Buyer Home Inspections

Buyer Home Inspections
A home inspection is essentially a visual and non-invasive examination of the condition of a home, often in connection with the sale of that home. This is carried out by a home inspector, who has special equipment and training to carry out such inspections. An inspector will check the items listed below and many other aspects of the home looking for improper building practices, those items that require extensive repairs, items that are general maintenance issues, as well as some fire and safety issues. Any significant defects, safety concerns, or adverse conditions identified by the inspector will require further evaluation by a specialist, such as a roofer, plumber, electrician, etc. The subsequent home inspection report is a comprehensive document covering the following components:

  • Exterior
  • Site
  • Roof
  • Fireplace & Stoves
  • Plumbing
  • Electrical
  • HVAC
  • Interior Components
  • Attics
  • Crawlspace
  • Insulation & Ventilation
  • Attached Garages – Carports

Types of inspections

  • Buyer’s Full House Inspection
  • Seller’s Pre-Listing Inspection
  • One Year Warranty Inspection
  • EIFS (Exterior Insulation and Finish System) Inspection
  • Construction Progress Inspection

Buyers Full House Inspection

The inspection takes approximately three hours, but can vary due to the extent of problems or accessibility to components. At the conclusion of the visual inspection, the inspector reviews any issues with the client and answers any questions that arise. Reports are generated that day or the next morning at the latest, and sent via email.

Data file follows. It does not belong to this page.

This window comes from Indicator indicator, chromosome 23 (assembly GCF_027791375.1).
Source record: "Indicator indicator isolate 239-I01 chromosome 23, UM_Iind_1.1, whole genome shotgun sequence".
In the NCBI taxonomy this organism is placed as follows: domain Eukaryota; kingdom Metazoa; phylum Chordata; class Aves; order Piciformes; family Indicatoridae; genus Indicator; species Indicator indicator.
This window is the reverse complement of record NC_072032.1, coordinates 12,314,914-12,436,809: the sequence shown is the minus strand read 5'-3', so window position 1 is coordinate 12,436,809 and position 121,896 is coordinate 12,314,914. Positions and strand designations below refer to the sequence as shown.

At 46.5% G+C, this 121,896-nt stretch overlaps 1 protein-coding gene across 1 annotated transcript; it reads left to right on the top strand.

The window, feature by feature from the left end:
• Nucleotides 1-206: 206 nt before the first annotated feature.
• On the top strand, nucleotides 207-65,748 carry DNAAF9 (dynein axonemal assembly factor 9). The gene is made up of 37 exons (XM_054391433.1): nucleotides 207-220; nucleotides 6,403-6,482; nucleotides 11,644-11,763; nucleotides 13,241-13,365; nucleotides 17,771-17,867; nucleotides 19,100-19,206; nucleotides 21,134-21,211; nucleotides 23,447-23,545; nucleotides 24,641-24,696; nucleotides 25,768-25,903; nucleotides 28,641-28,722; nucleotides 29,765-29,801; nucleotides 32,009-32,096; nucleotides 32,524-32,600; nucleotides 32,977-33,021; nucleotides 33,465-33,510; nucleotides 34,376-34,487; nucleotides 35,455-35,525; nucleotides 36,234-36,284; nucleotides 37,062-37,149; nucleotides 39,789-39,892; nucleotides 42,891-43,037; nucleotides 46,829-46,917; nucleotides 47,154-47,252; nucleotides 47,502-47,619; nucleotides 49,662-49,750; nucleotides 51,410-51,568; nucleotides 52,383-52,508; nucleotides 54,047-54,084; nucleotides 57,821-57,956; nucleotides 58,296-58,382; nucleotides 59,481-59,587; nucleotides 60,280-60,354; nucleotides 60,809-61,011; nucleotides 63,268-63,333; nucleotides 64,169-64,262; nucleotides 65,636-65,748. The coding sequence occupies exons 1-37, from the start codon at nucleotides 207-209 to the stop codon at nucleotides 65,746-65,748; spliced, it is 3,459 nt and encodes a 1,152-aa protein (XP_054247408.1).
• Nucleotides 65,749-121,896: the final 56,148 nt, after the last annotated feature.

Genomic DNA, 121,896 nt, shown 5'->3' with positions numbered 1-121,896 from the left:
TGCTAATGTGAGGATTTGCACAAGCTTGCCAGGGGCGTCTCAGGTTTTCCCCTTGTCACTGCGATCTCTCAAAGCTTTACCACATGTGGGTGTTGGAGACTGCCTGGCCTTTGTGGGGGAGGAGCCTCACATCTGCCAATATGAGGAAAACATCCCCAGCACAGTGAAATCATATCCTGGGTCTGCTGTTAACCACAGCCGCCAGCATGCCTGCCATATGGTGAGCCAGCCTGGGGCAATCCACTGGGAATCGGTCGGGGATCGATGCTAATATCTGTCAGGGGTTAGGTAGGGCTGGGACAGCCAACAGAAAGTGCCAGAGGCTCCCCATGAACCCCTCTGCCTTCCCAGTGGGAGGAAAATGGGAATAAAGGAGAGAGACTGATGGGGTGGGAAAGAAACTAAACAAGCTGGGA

One Year Warranty Inspection

New home construction comes with a one year warranty provided by the builder. In some cases a longer warranty may be provided. At the end of the warranty period, a home inspection should be performed to determine if there are any covered components that should be repaired or replaced by the builder before the expiration of the warranty period.

EIFS (Exterior Insulation & Finish System) Inspection

What is EIFS?

EIFS stands for Exterior Insulation and Finish Systems, also known as synthetic stucco. This system was introduced into the United States in 1969 by Dryvit Corporation, and is principally a marriage of two modern materials, polymers and polystyrene.

What is the difference between EIFS and Stucco?

The typical EIFS installation is comprised of:

EIFS and Stucco

  • Expanded Polystyrene (EPS)
  • Mesh
  • Basecoat
  • Finish coat

Stucco is a Portland cement based plaster, which is usually applied in two steps, the basecoat and hard coat finish.

Both systems have advantages and disadvantages:

EIFS systems cannot be visually inspected alone, it is a specialized inspection requiring specialized equipment such as a TRAMEX wet wall detector. I am a certified EIFS inspector.

Home Inspections Serving the Following Cities

Vancouver, Camas, Washougal, Stevenson, Battle Ground, Brush Prairie, Ridgefield, Woodland, La Center, Kalama, Longview, Kelso